You should talk to him about what he’s seen happen to pets that are shipped in the hold. You'd probably never ship a pet by air, especially after reading this statement from the Animal Legal Defense Fund. You'd probably never check a piece of luggage, either. The fact is that shipping a pet by air carries risks, and I would never take the chance. For example, if there’s a cabin depressurization, no one is going to be able to go down in the hold and put an oxygen mask over Fido’s mouth. Heating and air conditioning can malfunction down there, and the pets aren't going to be able to ring the flight attendant's call button, are they? In addition, pets are too frequently lost, just as bags are.  I love my dog too much to take any chances. Maybe you’re just not a dog person. Is that Browser I hear growling? Down boy.

As for the station manager tip, that ridiculous piece of advice came from a United Airlines station manager who emailed me in response to a previous, similar problem experienced by a United Airlines passenger in Chicago. This manager said that he would have gladly fixed the problem had he known about it.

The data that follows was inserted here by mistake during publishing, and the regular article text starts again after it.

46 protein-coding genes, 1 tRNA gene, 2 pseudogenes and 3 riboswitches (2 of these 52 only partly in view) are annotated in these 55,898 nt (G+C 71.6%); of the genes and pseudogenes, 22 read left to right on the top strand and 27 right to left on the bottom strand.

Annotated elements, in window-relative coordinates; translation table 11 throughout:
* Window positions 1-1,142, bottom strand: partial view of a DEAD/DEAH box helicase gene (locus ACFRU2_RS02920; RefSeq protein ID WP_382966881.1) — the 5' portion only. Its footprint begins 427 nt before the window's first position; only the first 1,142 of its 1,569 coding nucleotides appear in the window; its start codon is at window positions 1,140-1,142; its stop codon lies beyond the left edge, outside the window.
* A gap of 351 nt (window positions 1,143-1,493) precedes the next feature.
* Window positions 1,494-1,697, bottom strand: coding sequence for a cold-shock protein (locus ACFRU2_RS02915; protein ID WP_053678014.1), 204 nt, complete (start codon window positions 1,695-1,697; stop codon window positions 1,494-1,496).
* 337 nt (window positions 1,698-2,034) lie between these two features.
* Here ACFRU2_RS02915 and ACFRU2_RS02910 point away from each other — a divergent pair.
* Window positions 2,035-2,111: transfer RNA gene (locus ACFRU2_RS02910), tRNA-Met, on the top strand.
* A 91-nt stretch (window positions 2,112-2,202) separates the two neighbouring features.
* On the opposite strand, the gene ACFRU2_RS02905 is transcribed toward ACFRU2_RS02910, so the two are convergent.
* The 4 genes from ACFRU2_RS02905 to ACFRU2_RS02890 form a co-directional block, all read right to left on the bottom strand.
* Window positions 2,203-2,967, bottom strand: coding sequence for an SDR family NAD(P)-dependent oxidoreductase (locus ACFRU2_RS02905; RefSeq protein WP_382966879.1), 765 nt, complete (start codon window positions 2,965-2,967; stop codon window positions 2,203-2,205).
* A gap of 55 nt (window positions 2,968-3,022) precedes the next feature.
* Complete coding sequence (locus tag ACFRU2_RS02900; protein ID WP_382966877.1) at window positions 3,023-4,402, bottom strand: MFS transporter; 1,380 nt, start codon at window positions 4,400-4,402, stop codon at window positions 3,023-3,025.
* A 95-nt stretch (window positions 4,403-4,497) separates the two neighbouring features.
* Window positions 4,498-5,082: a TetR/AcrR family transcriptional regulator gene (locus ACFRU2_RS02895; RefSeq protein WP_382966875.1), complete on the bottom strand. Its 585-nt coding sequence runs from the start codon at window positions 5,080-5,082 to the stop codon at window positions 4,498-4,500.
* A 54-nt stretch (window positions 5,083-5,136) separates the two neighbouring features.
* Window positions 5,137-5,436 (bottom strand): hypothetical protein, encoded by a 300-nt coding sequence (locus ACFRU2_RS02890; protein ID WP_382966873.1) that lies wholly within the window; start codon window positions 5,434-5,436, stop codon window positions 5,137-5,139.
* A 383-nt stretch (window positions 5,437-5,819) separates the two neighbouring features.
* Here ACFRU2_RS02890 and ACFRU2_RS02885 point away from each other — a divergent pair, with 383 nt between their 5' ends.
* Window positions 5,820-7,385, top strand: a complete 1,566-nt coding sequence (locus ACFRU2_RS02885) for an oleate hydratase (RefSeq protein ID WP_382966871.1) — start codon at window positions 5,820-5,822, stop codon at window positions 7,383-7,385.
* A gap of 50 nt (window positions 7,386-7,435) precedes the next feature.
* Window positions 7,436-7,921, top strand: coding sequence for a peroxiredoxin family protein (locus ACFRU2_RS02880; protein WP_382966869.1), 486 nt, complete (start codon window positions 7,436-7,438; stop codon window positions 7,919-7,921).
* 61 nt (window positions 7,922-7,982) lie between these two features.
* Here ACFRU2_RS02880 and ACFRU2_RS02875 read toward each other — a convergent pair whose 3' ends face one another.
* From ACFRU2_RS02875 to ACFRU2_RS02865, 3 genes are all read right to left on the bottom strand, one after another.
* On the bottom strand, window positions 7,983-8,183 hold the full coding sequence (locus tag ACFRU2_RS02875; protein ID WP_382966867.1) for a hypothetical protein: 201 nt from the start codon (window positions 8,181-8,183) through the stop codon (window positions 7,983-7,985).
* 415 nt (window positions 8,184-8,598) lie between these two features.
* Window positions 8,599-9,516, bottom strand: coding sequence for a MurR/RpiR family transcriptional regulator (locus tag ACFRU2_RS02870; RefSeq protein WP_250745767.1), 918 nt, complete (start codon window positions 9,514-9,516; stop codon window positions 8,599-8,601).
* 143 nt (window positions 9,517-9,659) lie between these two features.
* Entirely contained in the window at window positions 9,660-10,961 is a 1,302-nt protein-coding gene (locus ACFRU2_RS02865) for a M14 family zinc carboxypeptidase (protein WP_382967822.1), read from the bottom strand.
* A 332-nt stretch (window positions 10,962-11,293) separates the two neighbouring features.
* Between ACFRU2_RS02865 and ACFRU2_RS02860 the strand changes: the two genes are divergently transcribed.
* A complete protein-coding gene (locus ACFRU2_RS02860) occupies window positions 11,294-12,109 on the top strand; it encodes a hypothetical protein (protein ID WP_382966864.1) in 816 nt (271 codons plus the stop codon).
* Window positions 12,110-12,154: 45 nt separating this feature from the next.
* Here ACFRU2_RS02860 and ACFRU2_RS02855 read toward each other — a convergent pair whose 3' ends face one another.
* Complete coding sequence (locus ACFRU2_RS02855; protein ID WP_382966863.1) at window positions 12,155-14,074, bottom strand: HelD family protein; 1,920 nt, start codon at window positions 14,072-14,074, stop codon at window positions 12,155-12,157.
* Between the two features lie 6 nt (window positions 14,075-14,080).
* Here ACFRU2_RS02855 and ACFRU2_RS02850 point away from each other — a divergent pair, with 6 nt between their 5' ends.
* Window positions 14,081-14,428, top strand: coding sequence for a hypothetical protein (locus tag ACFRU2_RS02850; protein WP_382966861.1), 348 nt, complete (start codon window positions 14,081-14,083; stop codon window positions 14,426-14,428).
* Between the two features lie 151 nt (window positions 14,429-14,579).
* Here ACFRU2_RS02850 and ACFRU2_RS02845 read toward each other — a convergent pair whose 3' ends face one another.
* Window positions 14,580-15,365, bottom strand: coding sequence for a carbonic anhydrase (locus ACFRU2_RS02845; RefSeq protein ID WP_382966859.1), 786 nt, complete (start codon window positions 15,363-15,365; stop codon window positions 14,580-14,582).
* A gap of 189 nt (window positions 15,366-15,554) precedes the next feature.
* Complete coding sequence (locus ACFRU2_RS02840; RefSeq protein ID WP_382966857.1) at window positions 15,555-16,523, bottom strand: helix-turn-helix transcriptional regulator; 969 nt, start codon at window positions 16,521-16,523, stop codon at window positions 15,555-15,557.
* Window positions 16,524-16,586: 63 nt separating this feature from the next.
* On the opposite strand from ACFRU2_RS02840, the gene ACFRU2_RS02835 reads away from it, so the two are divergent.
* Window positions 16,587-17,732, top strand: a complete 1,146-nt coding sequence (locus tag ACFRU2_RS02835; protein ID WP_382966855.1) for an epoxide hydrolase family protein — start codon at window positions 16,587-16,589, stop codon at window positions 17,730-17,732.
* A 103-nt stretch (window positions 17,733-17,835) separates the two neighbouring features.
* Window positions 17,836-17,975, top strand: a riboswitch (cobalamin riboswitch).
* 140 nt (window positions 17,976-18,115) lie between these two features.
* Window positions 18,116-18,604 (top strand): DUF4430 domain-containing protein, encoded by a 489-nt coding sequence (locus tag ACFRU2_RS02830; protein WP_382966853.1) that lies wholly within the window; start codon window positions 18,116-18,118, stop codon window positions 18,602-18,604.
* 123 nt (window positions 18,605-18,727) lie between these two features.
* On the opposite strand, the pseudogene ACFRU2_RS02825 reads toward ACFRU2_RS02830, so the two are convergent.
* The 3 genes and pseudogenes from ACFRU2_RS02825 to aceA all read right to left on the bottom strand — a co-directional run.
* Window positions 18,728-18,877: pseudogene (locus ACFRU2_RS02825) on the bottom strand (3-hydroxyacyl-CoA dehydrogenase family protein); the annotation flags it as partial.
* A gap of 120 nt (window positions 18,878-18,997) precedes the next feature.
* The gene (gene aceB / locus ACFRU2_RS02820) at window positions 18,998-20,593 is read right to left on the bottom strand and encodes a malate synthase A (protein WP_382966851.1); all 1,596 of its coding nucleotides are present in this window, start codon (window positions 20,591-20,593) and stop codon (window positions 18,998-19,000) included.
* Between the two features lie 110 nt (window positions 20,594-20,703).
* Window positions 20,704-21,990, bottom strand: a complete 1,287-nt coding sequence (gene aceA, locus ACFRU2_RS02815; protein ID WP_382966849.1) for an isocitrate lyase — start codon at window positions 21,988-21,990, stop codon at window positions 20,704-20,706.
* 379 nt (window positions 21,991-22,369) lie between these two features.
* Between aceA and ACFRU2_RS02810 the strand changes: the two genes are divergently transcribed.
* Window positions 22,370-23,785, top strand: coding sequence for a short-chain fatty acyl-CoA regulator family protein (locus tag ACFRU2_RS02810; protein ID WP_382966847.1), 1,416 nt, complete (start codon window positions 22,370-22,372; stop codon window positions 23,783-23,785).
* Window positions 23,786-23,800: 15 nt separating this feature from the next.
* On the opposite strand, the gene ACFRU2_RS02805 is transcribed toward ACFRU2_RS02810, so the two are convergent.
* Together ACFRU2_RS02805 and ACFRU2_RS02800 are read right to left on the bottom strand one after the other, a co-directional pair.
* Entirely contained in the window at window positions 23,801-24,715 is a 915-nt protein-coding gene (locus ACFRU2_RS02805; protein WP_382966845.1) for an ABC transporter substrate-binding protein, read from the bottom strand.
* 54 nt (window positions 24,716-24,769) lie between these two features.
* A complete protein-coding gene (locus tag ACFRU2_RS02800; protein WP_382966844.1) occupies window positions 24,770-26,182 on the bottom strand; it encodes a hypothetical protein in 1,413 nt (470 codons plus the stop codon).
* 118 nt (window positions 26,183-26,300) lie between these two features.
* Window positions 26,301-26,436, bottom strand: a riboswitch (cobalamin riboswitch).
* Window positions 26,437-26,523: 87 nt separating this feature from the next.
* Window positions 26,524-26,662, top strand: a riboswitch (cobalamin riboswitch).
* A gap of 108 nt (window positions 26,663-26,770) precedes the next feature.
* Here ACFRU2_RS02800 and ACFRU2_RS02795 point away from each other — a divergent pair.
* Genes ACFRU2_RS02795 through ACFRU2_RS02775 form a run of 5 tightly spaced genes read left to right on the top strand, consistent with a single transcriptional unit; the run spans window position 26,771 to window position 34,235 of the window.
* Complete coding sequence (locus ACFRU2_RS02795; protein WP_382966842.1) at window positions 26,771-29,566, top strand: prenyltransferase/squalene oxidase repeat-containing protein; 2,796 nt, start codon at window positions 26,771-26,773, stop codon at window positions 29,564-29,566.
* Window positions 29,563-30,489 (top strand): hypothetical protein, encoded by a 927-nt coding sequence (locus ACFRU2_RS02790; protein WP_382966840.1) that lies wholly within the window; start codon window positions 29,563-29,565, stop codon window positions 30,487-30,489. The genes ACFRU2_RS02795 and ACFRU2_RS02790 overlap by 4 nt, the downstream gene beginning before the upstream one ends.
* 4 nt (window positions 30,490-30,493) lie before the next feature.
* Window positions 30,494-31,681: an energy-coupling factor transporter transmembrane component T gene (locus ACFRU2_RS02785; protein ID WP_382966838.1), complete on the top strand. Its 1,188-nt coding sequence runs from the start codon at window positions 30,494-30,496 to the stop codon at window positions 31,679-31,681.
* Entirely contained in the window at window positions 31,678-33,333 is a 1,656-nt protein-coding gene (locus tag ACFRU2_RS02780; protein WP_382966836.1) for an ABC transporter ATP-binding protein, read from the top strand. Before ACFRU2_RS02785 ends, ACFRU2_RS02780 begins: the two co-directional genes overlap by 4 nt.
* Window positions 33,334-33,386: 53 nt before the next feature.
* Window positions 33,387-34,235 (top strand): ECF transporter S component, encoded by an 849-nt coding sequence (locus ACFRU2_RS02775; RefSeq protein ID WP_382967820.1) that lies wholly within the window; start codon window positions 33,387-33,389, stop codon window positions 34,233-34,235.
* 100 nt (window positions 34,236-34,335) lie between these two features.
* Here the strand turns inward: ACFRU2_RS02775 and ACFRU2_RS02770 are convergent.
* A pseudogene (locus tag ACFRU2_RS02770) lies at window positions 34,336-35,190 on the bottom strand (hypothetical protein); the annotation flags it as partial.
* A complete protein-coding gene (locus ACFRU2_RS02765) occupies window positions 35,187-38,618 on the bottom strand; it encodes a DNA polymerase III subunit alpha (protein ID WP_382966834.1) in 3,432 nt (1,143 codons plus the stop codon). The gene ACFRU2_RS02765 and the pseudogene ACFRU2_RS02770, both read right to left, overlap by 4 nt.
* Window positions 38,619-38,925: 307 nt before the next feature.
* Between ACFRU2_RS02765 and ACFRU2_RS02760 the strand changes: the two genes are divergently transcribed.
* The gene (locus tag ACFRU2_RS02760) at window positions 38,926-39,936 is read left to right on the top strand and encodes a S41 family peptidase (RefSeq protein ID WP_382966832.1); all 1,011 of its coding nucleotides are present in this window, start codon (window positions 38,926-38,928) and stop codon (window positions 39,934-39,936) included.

Hidden Excess Charges on Airlines

Q: I flew recently and was surprised at how many surcharges I had to pay. My fare was $98 round-trip, but came out to $153 with taxes and fees. Then I was hit with a $25 fee because my bag was overweight, and I had to pay $5 for a snack, and $5 to watch the in-flight TV system. Now I hear that one airline will be charging for each and every bag checked.

A: Airlines are still losing money, and these extra charges are bringing in badly needed cash, but consumers can hardly believe their eyes when they get the final bill.  And yes, the latest insult is charging for checked bags (Spirit Airlines has begun doing this and is also charging for soft drinks and other beverages that used to be free). Consider yourself lucky that you didn't pay even more. In addition to the fees you mentioned, you might have been charged extra for booking by telephone ($5 to $10 is typical) or buying your ticket at the airport ($15 on most domestic carriers), or for curbside baggage check in ($2-3 and that's in addition to any tip you might proffer). Northwest Airlines offers exit row seats, which have extra legroom, and coveted aisle seats for a $15 upcharge (although I think this is well worth paying for).